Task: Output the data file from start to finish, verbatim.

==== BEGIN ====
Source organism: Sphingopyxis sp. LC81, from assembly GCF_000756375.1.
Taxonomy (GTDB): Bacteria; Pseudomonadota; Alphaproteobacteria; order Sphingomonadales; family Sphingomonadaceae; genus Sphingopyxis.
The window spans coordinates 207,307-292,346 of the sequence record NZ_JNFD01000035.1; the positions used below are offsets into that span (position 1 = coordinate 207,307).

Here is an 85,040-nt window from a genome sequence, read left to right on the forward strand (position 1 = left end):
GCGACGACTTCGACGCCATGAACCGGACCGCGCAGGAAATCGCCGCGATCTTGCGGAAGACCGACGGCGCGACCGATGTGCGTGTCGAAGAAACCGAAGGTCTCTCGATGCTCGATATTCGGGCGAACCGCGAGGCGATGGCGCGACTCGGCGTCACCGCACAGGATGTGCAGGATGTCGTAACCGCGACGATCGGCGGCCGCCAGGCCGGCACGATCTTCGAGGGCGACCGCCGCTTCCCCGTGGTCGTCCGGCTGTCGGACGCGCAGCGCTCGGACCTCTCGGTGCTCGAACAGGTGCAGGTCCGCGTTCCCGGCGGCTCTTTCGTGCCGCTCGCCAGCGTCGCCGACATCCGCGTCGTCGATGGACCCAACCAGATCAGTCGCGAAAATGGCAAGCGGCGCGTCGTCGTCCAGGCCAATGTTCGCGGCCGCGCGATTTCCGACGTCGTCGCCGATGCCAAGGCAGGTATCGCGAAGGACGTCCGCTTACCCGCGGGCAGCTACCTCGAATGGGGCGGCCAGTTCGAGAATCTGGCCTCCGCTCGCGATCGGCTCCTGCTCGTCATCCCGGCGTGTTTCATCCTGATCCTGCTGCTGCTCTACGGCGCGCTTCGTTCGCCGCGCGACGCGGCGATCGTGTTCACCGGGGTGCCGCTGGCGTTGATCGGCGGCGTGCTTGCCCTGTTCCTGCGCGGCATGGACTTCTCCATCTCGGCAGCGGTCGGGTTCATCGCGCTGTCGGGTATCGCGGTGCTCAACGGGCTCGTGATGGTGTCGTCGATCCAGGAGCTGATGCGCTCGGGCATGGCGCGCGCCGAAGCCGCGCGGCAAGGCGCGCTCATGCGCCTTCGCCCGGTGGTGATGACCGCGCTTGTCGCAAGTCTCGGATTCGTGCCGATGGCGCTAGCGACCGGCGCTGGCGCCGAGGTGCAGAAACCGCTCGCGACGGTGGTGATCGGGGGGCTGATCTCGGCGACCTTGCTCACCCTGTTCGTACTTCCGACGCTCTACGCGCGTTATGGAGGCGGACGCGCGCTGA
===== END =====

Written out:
Source organism: Sphingopyxis sp. LC81, from assembly GCF_000756375.1.
Taxonomy (GTDB): Bacteria; Pseudomonadota; Alphaproteobacteria; order Sphingomonadales; family Sphingomonadaceae; genus Sphingopyxis.
The window spans coordinates 207,307-292,346 of the sequence record NZ_JNFD01000035.1; the positions used below are offsets into that span (position 1 = coordinate 207,307).

Here is an 85,040-nt window from a genome sequence, read left to right on the forward strand (position 1 = left end):
GCGACGACTTCGACGCCATGAACCGGACCGCGCAGGAAATCGCCGCGATCTTGCGGAAGACCGACGGCGCGACCGATGTGCGTGTCGAAGAAACCGAAGGTCTCTCGATGCTCGATATTCGGGCGAACCGCGAGGCGATGGCGCGACTCGGCGTCACCGCACAGGATGTGCAGGATGTCGTAACCGCGACGATCGGCGGCCGCCAGGCCGGCACGATCTTCGAGGGCGACCGCCGCTTCCCCGTGGTCGTCCGGCTGTCGGACGCGCAGCGCTCGGACCTCTCGGTGCTCGAACAGGTGCAGGTCCGCGTTCCCGGCGGCTCTTTCGTGCCGCTCGCCAGCGTCGCCGACATCCGCGTCGTCGATGGACCCAACCAGATCAGTCGCGAAAATGGCAAGCGGCGCGTCGTCGTCCAGGCCAATGTTCGCGGCCGCGCGATTTCCGACGTCGTCGCCGATGCCAAGGCAGGTATCGCGAAGGACGTCCGCTTACCCGCGGGCAGCTACCTCGAATGGGGCGGCCAGTTCGAGAATCTGGCCTCCGCTCGCGATCGGCTCCTGCTCGTCATCCCGGCGTGTTTCATCCTGATCCTGCTGCTGCTCTACGGCGCGCTTCGTTCGCCGCGCGACGCGGCGATCGTGTTCACCGGGGTGCCGCTGGCGTTGATCGGCGGCGTGCTTGCCCTGTTCCTGCGCGGCATGGACTTCTCCATCTCGGCAGCGGTCGGGTTCATCGCGCTGTCGGGTATCGCGGTGCTCAACGGGCTCGTGATGGTGTCGTCGATCCAGGAGCTGATGCGCTCGGGCATGGCGCGCGCCGAAGCCGCGCGGCAAGGCGCGCTCATGCGCCTTCGCCCGGTGGTGATGACCGCGCTTGTCGCAAGTCTCGGATTCGTGCCGATGGCGCTAGCGACCGGCGCTGGCGCCGAGGTGCAGAAACCGCTCGCGACGGTGGTGATCGGGGGGCTGATCTCGGCGACCTTGCTCACCCTGTTCGTACTTCCGACGCTCTACGCGCGTTATGGAGGCGGACGCGCGCTGA